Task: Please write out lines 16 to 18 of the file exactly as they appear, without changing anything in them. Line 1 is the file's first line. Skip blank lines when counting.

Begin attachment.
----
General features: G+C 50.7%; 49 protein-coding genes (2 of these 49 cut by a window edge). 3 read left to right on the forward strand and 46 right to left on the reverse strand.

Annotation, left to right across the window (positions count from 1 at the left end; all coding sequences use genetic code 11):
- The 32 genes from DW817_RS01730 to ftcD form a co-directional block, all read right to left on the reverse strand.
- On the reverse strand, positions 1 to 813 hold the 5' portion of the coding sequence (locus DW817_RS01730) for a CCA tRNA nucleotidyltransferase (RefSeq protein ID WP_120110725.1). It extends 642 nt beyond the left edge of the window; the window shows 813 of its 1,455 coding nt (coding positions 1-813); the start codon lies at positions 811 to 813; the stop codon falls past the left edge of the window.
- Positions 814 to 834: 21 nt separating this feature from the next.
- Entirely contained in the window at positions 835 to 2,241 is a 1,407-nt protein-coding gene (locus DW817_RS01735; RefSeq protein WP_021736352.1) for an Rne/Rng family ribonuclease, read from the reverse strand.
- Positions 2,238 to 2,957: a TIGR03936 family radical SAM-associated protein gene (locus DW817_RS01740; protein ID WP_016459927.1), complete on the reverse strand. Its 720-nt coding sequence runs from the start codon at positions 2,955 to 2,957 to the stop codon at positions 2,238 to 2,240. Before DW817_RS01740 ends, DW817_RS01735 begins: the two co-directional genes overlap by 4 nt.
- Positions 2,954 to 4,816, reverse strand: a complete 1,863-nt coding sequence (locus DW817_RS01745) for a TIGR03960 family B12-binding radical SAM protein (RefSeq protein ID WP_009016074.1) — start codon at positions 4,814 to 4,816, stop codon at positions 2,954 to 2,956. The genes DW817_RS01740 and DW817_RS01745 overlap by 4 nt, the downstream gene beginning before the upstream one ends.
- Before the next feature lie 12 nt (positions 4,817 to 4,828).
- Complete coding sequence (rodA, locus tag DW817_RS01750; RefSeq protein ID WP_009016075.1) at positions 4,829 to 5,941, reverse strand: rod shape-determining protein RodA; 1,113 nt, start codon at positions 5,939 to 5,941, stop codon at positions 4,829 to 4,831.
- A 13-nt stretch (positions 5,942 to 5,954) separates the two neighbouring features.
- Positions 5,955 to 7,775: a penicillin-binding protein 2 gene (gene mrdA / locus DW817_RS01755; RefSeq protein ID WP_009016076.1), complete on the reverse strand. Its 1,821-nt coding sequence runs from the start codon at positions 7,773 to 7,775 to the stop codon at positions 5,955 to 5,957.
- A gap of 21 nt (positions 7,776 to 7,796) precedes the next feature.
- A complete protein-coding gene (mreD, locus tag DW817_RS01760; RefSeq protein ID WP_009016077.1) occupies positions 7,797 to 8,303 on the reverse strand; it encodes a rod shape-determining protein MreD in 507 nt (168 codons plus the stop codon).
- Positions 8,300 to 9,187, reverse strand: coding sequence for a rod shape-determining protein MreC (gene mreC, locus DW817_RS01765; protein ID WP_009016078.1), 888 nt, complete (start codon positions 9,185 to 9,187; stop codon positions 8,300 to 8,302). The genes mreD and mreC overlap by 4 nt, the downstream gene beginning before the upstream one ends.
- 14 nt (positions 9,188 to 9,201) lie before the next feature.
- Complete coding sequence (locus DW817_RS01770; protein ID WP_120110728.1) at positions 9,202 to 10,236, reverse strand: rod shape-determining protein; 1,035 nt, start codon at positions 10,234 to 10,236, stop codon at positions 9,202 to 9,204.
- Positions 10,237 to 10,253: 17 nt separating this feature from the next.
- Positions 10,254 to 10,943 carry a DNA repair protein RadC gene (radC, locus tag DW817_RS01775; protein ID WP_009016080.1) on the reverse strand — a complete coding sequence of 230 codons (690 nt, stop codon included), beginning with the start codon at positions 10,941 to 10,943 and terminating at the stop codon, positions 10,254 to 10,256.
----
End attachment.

- 14 nt (positions 9,188 to 9,201) lie before the next feature.
- Complete coding sequence (locus DW817_RS01770; protein ID WP_120110728.1) at positions 9,202 to 10,236, reverse strand: rod shape-determining protein; 1,035 nt, start codon at positions 10,234 to 10,236, stop codon at positions 9,202 to 9,204.
- Positions 10,237 to 10,253: 17 nt separating this feature from the next.